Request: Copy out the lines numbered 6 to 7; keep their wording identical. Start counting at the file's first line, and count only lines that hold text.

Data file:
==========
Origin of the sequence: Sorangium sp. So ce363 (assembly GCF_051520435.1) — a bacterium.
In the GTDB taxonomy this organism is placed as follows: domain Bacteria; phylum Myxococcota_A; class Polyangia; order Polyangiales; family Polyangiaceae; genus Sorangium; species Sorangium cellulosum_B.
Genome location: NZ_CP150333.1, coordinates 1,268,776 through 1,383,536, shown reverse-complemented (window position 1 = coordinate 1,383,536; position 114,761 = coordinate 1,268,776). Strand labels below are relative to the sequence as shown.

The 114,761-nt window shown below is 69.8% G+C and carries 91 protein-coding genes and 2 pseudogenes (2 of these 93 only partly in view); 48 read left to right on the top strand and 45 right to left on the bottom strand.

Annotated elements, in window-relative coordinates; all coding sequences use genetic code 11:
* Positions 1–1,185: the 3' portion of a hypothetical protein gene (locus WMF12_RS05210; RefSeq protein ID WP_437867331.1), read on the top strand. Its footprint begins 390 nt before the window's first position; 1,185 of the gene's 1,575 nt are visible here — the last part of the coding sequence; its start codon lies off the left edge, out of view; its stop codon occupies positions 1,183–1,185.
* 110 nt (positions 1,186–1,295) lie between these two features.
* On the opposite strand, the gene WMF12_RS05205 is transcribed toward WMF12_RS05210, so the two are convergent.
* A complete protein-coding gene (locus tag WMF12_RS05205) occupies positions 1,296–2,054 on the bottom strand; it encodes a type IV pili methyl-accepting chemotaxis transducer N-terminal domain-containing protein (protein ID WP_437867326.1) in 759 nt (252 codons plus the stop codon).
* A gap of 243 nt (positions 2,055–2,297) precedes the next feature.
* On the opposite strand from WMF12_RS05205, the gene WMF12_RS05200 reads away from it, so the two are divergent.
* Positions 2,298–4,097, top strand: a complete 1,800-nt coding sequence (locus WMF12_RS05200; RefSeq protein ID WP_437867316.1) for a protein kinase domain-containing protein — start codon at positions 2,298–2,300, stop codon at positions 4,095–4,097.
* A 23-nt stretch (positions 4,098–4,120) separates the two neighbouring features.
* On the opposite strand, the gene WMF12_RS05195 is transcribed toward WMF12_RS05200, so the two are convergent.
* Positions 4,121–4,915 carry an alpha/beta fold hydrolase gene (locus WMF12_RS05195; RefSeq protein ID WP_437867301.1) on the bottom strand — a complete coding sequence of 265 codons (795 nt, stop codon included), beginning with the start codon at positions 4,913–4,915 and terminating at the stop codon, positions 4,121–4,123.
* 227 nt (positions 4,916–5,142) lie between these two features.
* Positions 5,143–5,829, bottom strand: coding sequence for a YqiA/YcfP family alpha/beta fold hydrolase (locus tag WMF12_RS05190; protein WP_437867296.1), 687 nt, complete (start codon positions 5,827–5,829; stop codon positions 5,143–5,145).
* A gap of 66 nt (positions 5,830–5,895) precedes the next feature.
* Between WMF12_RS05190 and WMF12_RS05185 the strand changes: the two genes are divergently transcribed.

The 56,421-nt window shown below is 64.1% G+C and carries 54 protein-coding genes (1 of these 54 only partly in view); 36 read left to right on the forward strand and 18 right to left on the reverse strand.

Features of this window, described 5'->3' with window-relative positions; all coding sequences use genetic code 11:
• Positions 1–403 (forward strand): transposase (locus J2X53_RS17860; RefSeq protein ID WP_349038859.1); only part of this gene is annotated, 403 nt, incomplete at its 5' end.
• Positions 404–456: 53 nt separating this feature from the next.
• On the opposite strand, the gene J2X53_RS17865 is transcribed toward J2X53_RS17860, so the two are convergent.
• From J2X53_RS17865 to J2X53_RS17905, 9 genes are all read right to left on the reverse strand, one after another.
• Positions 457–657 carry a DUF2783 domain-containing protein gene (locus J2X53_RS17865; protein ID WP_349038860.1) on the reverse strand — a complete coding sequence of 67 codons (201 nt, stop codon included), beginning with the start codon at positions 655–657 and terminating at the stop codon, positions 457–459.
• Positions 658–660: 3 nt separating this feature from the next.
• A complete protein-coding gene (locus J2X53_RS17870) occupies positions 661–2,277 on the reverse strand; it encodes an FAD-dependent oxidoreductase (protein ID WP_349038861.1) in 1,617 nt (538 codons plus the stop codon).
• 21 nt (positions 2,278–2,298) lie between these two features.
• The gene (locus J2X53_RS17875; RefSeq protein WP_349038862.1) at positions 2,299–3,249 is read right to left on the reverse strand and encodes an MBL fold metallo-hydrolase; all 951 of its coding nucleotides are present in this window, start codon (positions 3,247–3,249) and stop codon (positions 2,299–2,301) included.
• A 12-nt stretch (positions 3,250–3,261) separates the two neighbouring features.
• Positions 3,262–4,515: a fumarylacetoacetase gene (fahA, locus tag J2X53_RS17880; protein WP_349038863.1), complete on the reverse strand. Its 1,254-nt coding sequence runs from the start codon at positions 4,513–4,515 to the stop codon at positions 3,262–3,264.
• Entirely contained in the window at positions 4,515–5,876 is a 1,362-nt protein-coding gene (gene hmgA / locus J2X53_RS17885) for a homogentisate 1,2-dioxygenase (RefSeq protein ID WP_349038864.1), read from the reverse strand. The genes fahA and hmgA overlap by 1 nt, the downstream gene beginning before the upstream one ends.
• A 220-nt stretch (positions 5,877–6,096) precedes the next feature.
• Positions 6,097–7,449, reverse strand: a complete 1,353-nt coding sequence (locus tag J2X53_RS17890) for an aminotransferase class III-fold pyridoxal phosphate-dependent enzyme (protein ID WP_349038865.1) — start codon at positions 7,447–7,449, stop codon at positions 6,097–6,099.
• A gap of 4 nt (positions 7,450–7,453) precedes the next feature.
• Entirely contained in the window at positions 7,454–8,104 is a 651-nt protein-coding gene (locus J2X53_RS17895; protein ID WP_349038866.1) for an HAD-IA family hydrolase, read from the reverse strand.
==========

* Positions 1–1,185: the 3' portion of a hypothetical protein gene (locus WMF12_RS05210; RefSeq protein ID WP_437867331.1), read on the top strand. Its footprint begins 390 nt before the window's first position; 1,185 of the gene's 1,575 nt are visible here — the last part of the coding sequence; its start codon lies off the left edge, out of view; its stop codon occupies positions 1,183–1,185.
* 110 nt (positions 1,186–1,295) lie between these two features.